Shri Jasnath Asan, Rajasthan, India
Photo © Shri Jasnath Asan, 2016
11 NOV 2016
We traveled about 20km to the next village to attend the first Fire Dance of the season. An amazing, mesmerizing 5 hour event. We arrived a little after 6 pm and found the place was already full of a crowd of people. A very large colorful tent set up with the central portion open to the sky. The floor was covered with large fabric tarps for seating with the central area under the open sky left as bare ground.
The women were dancing outside near another canopy. The driving beat of drums and percussion accompanied them as they danced in stunning, beautiful, colorful dresses. Time disappeared as the drums took over. I’m not sure how long they danced but they ended as the crowd gathered around Guru and paid their respects.
We moved into the big tent. Soon more drumming and chanting took over the room as the room was cleansed. A mound of logs was prepared then set ablaze. Singing, chanting and percussion continued as the wood was consumed. In 3-hours-time the wood would be reduced to hot glowing coals and the fire dance would begin. While the logs burned we moved back over to the house for a delicious dinner cooked in an outdoor kitchen over a wood fire.
Moving back into the tent, after dinner, we waited till the fire had transformed the wood to embers. Larger chunks of wood were removed and a small bed of coals carefully prepared. The fire dances began dancing clockwise around the fire spinning as they danced like the whirling dervishes of the region.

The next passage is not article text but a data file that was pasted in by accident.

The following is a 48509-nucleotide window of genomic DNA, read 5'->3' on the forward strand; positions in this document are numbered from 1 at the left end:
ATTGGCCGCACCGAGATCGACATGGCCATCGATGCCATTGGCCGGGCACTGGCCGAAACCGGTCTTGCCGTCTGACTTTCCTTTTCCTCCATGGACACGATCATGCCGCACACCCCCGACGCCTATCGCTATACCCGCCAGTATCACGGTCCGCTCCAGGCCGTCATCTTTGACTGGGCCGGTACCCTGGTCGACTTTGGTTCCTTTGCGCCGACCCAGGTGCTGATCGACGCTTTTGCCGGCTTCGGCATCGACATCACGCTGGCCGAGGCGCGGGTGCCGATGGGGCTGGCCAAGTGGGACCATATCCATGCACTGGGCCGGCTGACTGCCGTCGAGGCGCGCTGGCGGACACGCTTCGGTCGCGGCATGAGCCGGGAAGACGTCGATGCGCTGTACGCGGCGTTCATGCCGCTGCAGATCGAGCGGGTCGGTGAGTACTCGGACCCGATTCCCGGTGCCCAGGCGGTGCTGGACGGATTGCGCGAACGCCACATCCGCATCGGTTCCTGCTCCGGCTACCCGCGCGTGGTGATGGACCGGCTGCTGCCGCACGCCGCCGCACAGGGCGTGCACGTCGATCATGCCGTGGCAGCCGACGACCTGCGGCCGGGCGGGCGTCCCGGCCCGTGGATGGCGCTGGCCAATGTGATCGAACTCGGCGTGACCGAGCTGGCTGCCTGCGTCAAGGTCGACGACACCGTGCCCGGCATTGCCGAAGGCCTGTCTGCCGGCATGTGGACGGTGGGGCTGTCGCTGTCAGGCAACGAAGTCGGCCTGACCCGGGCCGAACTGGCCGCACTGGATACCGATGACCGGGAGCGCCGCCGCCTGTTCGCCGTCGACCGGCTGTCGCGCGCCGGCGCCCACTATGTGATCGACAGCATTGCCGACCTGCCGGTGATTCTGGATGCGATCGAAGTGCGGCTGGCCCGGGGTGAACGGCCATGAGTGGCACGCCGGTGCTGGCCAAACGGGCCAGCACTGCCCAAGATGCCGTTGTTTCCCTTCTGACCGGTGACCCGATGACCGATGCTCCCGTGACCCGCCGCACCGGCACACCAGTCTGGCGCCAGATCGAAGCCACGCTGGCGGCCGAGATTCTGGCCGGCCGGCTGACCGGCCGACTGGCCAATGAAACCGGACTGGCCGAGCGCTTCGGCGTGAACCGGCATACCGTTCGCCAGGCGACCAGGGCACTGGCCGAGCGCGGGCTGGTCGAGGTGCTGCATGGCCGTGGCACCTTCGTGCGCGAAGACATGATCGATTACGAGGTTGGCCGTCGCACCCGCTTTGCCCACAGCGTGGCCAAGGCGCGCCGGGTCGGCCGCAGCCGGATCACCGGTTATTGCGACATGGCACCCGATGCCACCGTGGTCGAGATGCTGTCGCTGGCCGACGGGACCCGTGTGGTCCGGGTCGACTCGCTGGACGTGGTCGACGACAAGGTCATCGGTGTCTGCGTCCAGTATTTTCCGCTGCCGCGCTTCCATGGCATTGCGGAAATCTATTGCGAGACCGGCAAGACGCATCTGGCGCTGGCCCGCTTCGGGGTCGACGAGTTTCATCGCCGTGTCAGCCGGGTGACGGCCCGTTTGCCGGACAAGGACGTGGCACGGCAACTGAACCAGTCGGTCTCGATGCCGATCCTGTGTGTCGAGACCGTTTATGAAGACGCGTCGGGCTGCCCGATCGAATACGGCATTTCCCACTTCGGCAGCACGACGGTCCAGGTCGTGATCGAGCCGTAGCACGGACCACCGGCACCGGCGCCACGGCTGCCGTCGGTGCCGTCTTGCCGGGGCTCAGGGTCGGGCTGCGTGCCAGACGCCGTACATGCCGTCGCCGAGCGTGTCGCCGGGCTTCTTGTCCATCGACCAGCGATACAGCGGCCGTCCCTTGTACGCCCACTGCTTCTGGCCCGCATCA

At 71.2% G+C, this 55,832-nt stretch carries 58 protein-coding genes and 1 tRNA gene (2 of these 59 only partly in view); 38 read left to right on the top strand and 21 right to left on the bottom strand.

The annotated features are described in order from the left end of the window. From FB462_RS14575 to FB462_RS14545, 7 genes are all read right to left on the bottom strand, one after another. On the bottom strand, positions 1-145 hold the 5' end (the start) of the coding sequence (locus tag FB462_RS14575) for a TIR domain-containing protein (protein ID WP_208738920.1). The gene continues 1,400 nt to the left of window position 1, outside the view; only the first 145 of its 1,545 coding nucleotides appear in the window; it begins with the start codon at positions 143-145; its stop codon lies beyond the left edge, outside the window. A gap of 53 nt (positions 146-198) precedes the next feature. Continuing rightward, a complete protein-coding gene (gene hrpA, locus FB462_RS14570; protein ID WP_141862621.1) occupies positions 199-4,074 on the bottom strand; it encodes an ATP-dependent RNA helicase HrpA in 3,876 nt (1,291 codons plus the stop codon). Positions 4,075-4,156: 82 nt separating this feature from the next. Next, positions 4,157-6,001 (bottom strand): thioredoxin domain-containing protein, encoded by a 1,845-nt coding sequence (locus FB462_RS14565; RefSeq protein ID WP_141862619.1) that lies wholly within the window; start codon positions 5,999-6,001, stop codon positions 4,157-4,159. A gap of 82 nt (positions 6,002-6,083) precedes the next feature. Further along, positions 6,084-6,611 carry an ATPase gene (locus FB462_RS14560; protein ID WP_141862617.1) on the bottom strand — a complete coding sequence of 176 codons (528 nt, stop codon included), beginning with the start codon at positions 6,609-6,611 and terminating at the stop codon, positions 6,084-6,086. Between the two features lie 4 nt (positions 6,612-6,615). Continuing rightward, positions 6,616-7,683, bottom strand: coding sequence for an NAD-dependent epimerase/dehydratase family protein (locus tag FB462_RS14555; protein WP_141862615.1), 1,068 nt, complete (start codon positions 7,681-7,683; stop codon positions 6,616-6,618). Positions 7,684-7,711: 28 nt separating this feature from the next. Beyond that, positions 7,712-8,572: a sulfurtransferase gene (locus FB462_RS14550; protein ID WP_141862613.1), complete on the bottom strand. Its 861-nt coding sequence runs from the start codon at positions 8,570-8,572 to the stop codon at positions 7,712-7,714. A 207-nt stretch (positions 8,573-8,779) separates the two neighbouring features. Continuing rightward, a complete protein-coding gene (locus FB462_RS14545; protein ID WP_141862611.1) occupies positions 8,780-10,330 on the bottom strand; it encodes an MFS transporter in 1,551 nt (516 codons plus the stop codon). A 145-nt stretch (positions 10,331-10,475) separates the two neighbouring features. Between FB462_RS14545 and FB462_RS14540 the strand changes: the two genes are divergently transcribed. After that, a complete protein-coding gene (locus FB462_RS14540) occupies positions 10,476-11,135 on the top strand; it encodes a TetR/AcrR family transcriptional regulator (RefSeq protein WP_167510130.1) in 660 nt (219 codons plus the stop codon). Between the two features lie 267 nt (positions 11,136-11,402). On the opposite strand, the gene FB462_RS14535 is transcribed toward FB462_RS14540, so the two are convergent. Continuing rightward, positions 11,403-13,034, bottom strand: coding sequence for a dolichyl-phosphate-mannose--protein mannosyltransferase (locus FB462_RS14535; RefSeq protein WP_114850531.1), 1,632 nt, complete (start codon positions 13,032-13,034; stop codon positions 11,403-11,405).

At the beginning of the dance, the drum beats were slow and dancing slow but with the passage of time the drum beats and chanting got faster, driving the dancers to match the pounding rhythm. The intensity of the dancing matched the intensity of the glowing embers and they began dancing through the hot coals. The fire dancers would reach to the ground and pick up glowing coals, pop them in their mouth then holding them with their teeth they would puff out bursts of air creating showers of sparks. As the dramatic dancing reached its peak they kicked the pile of coals with their feet or scooped them with their hands the pile of coals to spread them in great showers of sparks and glowing embers across the bare ground of the dancing circle.
It was a night I will not soon forget.
Panchla Siddha, India
Sharon K. Schafer
I paint, photograph, and speak about wild places in an act of reciprocity that is as vital to me as heartbeat or breath.
My interest in the magic and mystery of the natural world lies at the intersection of art and science.
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